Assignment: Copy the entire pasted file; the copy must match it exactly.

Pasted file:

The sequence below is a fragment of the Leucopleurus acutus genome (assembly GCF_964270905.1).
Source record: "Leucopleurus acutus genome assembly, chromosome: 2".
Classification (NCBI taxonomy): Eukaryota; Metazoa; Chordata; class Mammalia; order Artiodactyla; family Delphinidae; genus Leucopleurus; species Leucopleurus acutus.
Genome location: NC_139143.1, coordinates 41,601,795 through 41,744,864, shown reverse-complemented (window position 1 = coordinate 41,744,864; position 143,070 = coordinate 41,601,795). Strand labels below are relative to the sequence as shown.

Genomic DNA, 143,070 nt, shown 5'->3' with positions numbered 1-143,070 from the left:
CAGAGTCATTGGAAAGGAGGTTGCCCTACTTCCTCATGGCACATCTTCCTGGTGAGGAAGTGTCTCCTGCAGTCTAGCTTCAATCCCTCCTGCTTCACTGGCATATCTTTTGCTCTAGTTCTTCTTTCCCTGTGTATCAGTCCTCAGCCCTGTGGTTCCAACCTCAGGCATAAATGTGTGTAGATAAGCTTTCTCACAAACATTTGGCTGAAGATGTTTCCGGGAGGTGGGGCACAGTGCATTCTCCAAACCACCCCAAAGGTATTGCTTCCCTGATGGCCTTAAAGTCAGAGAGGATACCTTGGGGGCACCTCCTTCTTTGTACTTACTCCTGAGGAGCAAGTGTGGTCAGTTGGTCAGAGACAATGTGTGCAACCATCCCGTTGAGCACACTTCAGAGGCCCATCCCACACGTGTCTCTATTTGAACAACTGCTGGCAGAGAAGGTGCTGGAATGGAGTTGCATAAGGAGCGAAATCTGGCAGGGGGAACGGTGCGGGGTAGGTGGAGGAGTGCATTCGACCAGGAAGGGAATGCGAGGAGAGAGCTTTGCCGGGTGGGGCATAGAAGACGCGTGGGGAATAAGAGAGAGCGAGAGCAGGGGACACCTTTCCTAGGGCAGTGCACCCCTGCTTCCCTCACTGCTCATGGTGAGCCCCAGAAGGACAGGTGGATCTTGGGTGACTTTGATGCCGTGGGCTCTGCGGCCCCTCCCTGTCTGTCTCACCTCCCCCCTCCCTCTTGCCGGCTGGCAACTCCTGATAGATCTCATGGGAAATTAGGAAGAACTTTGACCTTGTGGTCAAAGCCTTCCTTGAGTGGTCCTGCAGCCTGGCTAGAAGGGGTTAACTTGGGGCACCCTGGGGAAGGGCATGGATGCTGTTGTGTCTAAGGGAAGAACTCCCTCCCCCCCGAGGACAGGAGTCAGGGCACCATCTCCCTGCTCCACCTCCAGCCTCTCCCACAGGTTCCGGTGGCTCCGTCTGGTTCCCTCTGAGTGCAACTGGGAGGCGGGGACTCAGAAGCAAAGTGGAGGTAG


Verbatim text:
The sequence below is a fragment of the Leucopleurus acutus genome (assembly GCF_964270905.1).
Source record: "Leucopleurus acutus genome assembly, chromosome: 2".
Classification (NCBI taxonomy): Eukaryota; Metazoa; Chordata; class Mammalia; order Artiodactyla; family Delphinidae; genus Leucopleurus; species Leucopleurus acutus.
Genome location: NC_139143.1, coordinates 41,601,795 through 41,744,864, shown reverse-complemented (window position 1 = coordinate 41,744,864; position 143,070 = coordinate 41,601,795). Strand labels below are relative to the sequence as shown.

Genomic DNA, 143,070 nt, shown 5'->3' with positions numbered 1-143,070 from the left:
CAGAGTCATTGGAAAGGAGGTTGCCCTACTTCCTCATGGCACATCTTCCTGGTGAGGAAGTGTCTCCTGCAGTCTAGCTTCAATCCCTCCTGCTTCACTGGCATATCTTTTGCTCTAGTTCTTCTTTCCCTGTGTATCAGTCCTCAGCCCTGTGGTTCCAACCTCAGGCATAAATGTGTGTAGATAAGCTTTCTCACAAACATTTGGCTGAAGATGTTTCCGGGAGGTGGGGCACAGTGCATTCTCCAAACCACCCCAAAGGTATTGCTTCCCTGATGGCCTTAAAGTCAGAGAGGATACCTTGGGGGCACCTCCTTCTTTGTACTTACTCCTGAGGAGCAAGTGTGGTCAGTTGGTCAGAGACAATGTGTGCAACCATCCCGTTGAGCACACTTCAGAGGCCCATCCCACACGTGTCTCTATTTGAACAACTGCTGGCAGAGAAGGTGCTGGAATGGAGTTGCATAAGGAGCGAAATCTGGCAGGGGGAACGGTGCGGGGTAGGTGGAGGAGTGCATTCGACCAGGAAGGGAATGCGAGGAGAGAGCTTTGCCGGGTGGGGCATAGAAGACGCGTGGGGAATAAGAGAGAGCGAGAGCAGGGGACACCTTTCCTAGGGCAGTGCACCCCTGCTTCCCTCACTGCTCATGGTGAGCCCCAGAAGGACAGGTGGATCTTGGGTGACTTTGATGCCGTGGGCTCTGCGGCCCCTCCCTGTCTGTCTCACCTCCCCCCTCCCTCTTGCCGGCTGGCAACTCCTGATAGATCTCATGGGAAATTAGGAAGAACTTTGACCTTGTGGTCAAAGCCTTCCTTGAGTGGTCCTGCAGCCTGGCTAGAAGGGGTTAACTTGGGGCACCCTGGGGAAGGGCATGGATGCTGTTGTGTCTAAGGGAAGAACTCCCTCCCCCCCGAGGACAGGAGTCAGGGCACCATCTCCCTGCTCCACCTCCAGCCTCTCCCACAGGTTCCGGTGGCTCCGTCTGGTTCCCTCTGAGTGCAACTGGGAGGCGGGGACTCAGAAGCAAAGTGGAGGTAG